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<a href="https://www.allaboutinterventions.com/2017/05/04/trauma-ptsd-children/"><img src="https://www.allaboutinterventions.com/wp-content/uploads/2017/05/Trauma-PTSD-and-Children.png" /></a> All About Interventions <a href="https://www.allaboutinterventions.com/">All About Interventions</a>
Trauma is subjective, meaning what matters most is the individual’s internal beliefs and their innate sensitivity to stress, not whether a family member or therapist or other outsider deems an experience traumatic. We all know people who were in the same combat zone, present at ground zero, have seen a life-threatening event, or who have been bullied and persecuted, etc. will have differing responses. There is a link between emotional trauma (i.e. the increase in the number and frequency of events) and a link to substance abuse.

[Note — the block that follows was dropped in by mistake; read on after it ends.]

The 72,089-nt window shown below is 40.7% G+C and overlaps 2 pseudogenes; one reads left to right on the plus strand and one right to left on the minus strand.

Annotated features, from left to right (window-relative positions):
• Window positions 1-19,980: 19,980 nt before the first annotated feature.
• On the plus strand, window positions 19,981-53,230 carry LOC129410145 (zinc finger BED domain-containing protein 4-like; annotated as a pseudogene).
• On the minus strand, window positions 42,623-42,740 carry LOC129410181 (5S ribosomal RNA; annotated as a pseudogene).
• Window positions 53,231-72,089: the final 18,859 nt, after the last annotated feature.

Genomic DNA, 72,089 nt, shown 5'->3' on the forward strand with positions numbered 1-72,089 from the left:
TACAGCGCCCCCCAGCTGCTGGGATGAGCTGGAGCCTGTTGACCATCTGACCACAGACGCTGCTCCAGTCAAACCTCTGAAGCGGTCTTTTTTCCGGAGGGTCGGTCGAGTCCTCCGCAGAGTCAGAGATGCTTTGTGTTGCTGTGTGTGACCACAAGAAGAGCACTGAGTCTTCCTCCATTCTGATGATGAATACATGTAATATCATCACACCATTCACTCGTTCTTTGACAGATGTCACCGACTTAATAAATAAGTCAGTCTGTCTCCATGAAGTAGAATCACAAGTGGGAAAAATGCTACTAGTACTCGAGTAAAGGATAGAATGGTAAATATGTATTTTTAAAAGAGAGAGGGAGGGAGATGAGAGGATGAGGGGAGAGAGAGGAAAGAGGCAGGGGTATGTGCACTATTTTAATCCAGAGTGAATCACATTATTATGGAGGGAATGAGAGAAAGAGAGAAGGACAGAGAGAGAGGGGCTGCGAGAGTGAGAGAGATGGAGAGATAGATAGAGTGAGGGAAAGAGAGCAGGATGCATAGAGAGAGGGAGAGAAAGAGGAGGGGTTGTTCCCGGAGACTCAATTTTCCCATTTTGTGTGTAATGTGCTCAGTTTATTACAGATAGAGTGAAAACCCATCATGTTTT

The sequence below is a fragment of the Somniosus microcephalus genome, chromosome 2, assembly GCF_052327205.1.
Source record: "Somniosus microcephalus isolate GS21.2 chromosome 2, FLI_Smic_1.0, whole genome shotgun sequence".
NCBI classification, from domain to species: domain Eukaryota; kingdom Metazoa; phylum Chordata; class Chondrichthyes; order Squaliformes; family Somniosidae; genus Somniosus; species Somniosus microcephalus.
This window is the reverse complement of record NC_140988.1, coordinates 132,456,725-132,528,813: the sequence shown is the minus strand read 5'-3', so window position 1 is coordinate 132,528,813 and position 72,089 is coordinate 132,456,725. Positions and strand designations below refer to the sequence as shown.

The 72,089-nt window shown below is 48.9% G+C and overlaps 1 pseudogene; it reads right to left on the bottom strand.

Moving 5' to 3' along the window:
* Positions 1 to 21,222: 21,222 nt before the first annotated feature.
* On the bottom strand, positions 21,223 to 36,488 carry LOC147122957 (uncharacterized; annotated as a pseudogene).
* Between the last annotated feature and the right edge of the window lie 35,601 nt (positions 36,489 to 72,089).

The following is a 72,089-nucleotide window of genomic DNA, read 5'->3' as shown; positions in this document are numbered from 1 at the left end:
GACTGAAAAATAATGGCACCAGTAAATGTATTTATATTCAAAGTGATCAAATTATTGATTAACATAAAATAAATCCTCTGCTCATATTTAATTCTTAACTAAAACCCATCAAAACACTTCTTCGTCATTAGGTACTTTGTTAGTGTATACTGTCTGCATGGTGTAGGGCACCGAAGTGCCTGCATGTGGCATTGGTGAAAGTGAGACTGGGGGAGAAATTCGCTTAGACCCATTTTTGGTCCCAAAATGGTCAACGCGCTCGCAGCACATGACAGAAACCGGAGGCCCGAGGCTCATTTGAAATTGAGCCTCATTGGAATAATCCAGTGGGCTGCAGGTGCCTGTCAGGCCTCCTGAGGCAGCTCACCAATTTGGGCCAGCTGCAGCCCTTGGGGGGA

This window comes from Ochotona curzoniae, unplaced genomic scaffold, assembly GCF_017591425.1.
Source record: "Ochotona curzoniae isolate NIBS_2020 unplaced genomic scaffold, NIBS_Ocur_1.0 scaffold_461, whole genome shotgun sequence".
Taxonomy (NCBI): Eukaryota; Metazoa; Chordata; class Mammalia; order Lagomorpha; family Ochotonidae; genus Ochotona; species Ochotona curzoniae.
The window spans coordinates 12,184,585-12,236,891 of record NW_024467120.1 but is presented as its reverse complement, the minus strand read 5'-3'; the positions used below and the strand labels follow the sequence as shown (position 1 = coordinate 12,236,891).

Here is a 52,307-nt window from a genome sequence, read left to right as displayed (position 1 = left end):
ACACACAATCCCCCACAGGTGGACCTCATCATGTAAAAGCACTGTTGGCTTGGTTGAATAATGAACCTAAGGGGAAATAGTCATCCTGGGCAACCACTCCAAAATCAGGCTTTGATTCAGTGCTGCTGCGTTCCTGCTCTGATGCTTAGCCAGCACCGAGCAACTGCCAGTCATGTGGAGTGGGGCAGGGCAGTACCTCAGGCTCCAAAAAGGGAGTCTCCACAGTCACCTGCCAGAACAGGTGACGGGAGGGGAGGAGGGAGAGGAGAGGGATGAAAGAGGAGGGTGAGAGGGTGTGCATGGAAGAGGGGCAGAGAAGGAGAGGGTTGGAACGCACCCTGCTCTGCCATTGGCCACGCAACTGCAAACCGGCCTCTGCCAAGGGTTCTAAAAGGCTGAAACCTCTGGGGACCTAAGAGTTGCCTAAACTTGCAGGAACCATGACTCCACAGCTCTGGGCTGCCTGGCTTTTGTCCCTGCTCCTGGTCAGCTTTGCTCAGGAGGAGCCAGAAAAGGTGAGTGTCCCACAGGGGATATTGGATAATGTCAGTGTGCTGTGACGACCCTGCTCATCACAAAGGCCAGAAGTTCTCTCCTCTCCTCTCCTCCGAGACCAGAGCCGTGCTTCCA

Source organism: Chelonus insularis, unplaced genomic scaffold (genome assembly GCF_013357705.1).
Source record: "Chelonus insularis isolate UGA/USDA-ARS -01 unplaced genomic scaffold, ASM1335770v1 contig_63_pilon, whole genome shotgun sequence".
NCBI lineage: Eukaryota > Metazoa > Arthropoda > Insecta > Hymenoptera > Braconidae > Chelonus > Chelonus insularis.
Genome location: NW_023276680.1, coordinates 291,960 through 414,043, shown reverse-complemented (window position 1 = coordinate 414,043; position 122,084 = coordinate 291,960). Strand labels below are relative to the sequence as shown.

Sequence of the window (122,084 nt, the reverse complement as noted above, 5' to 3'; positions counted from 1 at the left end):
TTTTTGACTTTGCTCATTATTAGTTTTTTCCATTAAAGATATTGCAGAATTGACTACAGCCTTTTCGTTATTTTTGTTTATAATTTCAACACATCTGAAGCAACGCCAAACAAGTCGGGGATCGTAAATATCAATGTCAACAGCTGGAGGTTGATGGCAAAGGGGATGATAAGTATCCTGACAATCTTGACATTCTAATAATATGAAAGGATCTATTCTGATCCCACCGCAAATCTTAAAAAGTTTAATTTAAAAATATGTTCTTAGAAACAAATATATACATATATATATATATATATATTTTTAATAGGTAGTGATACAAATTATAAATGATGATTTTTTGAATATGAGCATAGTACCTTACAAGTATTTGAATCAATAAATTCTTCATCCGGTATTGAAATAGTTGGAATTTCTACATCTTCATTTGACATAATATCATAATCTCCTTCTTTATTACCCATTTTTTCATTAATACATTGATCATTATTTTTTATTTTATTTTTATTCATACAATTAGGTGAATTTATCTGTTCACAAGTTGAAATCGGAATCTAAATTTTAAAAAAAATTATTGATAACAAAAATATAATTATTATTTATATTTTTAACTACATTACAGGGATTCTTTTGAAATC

In the Journal of Alcoholism: Clinical and Experimental, a study was published which showed a link between childhood trauma and alcoholism. For example, a study of children who lived near ground zero were more likely to experience trauma the more exposure they had to a life-threatening event (such as knowing someone who dies or fearing for their life), which correlated with a higher likelihood they were to use alcohol and other drugs. Furthermore, the study reports that “a child with four or more adverse childhood experiences is five times more likely to become alcoholic and 60 percent more likely to become obese, and a boy with 4 or more of these adverse experiences is 46 times more likely to become an injection user than others.” The researchers of the Adverse Childhood Experience, which followed 17,000 Kaiser patients, further found that the effects of trauma are cumulative and that one of the most destructive forms is “chronic recurrent humiliation,” a big term for name-calling or ridicule.